The charges of the eighty bills involved only 37 different factual situations. The indictments were logically grouped by the trial judge and were submitted under file numbers. The grouping of indictments in appropriate classifications in the various files were also taken advantage of by the District Attorney and counsel for defendant at the trial. Each file contained a number of indictments together with all of the exhibits relating to the charges, and verdict blanks for the convenience of the jury. The discrimination exercised in disposing of the charges indicates rather clearly that the jury was not confused and the defendant was not prejudiced by the consolidation of the indictments.
The defendant appealed in 71 April Term, 1954, from a conviction and sentence on Bill 165 charging him with misdemeanor in office. The charge in effect is that, from an ulterior motive to create costs which he could collect from the County under color of right, appellant
[ 176 Pa. Super. Page 87]
induced one Marvin Cathcart to bring criminal prosecutions based solely on facts indicating civil damages. The indictment recites that Vander Gaddy, a minor son of Arsie Gaddy, while driving his father's car, injured Cathcart and damaged his automobile in a collision with it. The indictment charges that the defendant Ackerman well knowing that Arsie Gaddy was not the operator of the automobile involved in the accident nevertheless did corruptly induce him 'to institute criminal proceedings and to sign informations against the said Arsie Gaddy and the said Vander Gaddy charging the criminal offense of assault and battery with an automobile as a result of said accident aforesaid, causing the arrest of said Arise Gaddy and Vander Gaddy.' The indictment further charged that at the time of hearing, the criminal prosecutions were discharged and that subsequently Ackerman, as Justice made a return thereof to the Controller of the County of Allegheny for the payment of costs and did fraudulently and corruptly collect a total of $12.60 as his costs from the county in the two proceedings.
Contrary to appellant's contention, the testimony in the Gaddy case supports a conviction on the charge. It was a fair inference for the jury that appellant invited the bringing of groundless criminal charges as a means of collecting costs to which he was not legally entitled. Marvin Cathcart testified that after his automobile was demolished by a car driven by Vander Gaddy, the boy's father, Arsie Gaddy, at the police station promised to make good the damage. When he failed to perform his agreement, Cathcart consulted 'two well-known Magistrates on the Hill' but they refused to handle his case His lawyer also advised him that his only remedy was by civil action. He nevertheless then discussed the matter with Constable J. B. Bolden who took him to Justice Ackerman's office. He there signed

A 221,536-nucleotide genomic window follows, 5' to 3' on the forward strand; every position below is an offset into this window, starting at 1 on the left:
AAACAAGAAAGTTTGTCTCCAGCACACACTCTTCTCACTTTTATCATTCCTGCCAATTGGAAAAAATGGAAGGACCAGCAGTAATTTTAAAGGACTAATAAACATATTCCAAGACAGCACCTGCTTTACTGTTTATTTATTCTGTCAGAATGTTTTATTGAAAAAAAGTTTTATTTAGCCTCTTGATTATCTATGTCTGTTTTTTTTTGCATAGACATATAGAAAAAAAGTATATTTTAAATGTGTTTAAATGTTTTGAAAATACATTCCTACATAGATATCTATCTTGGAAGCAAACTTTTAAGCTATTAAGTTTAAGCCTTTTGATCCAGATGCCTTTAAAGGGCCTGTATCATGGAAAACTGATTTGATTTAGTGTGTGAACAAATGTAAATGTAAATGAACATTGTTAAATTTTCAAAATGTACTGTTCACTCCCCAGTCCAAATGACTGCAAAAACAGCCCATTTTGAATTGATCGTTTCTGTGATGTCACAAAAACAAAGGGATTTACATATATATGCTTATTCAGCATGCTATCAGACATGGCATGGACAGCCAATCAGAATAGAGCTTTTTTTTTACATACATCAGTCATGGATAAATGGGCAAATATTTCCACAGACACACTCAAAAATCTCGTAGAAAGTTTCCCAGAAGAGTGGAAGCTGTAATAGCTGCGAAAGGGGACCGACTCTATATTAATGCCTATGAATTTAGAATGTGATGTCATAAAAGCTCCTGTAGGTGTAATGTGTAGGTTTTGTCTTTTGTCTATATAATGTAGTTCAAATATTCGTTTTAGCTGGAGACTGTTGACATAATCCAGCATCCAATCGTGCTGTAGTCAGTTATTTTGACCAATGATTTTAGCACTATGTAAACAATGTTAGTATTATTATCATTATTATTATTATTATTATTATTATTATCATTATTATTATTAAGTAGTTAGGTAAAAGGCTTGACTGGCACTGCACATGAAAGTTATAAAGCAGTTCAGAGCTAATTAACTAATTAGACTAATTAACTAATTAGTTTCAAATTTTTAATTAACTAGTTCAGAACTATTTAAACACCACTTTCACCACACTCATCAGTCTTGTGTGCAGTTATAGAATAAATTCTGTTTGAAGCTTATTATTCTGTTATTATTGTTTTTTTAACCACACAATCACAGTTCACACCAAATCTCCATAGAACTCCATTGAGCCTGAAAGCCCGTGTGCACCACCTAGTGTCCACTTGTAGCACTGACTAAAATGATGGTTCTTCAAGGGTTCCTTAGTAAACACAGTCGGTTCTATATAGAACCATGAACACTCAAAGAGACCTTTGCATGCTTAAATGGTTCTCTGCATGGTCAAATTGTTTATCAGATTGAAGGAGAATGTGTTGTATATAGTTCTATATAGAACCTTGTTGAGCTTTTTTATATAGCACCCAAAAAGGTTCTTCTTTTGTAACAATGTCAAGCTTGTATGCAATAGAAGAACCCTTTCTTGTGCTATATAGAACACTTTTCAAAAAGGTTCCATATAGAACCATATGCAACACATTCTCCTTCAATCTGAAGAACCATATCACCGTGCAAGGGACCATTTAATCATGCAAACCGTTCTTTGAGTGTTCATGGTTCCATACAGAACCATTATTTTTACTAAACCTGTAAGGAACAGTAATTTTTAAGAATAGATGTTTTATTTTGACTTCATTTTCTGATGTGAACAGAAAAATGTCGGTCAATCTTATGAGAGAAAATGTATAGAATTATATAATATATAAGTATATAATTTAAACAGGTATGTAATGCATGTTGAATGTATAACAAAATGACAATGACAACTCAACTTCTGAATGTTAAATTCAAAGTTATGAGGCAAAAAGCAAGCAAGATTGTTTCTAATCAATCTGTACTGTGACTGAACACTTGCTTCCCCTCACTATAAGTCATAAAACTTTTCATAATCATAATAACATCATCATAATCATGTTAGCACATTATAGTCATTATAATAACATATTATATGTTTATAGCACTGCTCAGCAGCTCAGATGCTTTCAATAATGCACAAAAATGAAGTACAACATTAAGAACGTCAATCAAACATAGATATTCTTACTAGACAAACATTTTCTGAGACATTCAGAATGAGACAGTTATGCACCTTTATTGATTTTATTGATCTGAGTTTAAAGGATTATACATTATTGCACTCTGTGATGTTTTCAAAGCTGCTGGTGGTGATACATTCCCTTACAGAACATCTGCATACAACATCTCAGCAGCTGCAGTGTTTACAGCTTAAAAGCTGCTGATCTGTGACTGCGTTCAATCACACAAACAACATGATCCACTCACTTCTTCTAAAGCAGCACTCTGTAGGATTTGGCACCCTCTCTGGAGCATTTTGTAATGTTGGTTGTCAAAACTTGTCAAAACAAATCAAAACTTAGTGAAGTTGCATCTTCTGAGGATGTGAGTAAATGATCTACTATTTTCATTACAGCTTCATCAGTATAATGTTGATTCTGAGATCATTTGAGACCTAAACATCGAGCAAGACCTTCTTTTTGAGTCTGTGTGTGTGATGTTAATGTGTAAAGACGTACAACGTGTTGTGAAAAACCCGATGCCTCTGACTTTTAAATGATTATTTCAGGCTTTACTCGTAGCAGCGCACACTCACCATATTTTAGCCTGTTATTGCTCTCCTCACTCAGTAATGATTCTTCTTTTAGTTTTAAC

[ 176 Pa. Super. Page 88]
an information in blank naming the father Arsie Gaddy as the defendant. At the time set for hearing on that information when it appeared that it was the son, Vander Gaddy, who drove the car, that proceeding was abandoned and Cathcart in the presence of appellant signed a second information charging the son with the offense of assault and battery by automobile. At the hearing on the second charge against the son, Cathcart testified that the appellant Ackerman then stated that he would commit the father, Arsie Gaddy, to jail if he failed to make good the damage. After a conference between Cathcart and Arsie Gaddy, which was suggested by appellant, an agreement was entered into by them as to the payment of Cathcart's civil damages whereupon the appellant said he would hold the case open 'until payment should be made.' Arsie Gaddy testified that he knew that the charge against his son was assault and battery and that he appeared at Justice Ackerman's office pursuant to notice from Constable Bolden; that he there agreed with Cathcart to replace his automobile which had been demolished in the collision. He further testified that no disposition was made of the criminal charge and that the case is still open to the best of his knowledge. There is in the record an offer of the Commonwealth to disregard the testimony of Cathcart. The appellant's counsel however did not agree to its elimination, stating: 'We want the testimony'. Cathcart's testimony therefore is a part of the proofs before us in this appeal. Exhibit 51-C, admitted in evidence, contains a transcript of a purported original complaint against Arsie Gaddy charging him with aggravated assault and battery with a club upon which Ackerman as Justice recovered costs in the sum of $6.30 from Allegheny County. Exhibit 51-D, also in evidence, contains a transcript of the complaint against Vander Gaddy upon which appellant collected $6.30